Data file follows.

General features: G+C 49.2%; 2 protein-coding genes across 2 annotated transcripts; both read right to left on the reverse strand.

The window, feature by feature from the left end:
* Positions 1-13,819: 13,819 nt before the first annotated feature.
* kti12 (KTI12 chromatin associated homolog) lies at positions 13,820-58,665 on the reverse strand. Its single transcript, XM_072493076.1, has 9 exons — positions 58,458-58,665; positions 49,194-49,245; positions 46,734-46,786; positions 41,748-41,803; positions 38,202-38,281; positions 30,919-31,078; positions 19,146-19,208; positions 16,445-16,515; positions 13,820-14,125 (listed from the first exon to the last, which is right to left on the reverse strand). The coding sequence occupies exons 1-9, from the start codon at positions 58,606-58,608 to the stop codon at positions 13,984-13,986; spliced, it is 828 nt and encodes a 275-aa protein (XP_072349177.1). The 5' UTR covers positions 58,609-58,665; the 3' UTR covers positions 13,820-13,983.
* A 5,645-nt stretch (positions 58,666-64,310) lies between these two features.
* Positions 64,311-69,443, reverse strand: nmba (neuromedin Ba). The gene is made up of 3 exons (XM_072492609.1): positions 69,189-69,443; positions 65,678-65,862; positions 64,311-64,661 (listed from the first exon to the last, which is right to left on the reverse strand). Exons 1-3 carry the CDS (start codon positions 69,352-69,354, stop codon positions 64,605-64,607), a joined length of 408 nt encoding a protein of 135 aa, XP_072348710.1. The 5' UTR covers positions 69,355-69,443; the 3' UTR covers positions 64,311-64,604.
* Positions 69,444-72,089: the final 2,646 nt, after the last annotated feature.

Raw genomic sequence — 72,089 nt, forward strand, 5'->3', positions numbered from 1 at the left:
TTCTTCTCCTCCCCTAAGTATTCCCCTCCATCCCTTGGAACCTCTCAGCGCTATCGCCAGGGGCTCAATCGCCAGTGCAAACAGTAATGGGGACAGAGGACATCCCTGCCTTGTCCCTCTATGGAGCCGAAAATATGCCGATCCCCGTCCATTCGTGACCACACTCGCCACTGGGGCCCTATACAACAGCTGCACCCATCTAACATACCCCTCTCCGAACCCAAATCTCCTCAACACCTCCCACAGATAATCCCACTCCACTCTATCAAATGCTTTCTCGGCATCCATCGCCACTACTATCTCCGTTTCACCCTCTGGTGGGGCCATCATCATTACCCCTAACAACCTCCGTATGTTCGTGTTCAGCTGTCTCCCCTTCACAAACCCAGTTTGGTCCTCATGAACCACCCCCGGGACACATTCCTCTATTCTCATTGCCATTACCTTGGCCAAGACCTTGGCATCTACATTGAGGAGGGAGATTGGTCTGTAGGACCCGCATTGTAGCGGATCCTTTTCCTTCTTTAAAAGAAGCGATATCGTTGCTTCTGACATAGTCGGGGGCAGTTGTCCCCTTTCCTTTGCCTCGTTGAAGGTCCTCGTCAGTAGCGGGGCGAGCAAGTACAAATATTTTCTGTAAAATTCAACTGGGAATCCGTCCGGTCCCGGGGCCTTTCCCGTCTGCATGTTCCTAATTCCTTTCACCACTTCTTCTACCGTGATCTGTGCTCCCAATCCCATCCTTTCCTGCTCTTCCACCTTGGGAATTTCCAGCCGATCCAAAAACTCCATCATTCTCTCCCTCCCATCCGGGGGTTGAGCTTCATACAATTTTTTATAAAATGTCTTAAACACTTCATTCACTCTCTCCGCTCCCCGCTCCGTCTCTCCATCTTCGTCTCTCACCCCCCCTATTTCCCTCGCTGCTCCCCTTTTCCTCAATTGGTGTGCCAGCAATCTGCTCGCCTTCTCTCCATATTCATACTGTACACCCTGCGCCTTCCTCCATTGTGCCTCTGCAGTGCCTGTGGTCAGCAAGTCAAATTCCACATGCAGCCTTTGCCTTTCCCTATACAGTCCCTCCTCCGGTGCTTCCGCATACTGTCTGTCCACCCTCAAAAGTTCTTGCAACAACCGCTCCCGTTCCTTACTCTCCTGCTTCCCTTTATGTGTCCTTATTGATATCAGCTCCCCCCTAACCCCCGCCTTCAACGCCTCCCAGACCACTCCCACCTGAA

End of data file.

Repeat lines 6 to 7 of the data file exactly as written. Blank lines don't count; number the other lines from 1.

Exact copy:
* Positions 64,311-69,443, reverse strand: nmba (neuromedin Ba). The gene is made up of 3 exons (XM_072492609.1): positions 69,189-69,443; positions 65,678-65,862; positions 64,311-64,661 (listed from the first exon to the last, which is right to left on the reverse strand). Exons 1-3 carry the CDS (start codon positions 69,352-69,354, stop codon positions 64,605-64,607), a joined length of 408 nt encoding a protein of 135 aa, XP_072348710.1. The 5' UTR covers positions 69,355-69,443; the 3' UTR covers positions 64,311-64,604.
* Positions 69,444-72,089: the final 2,646 nt, after the last annotated feature.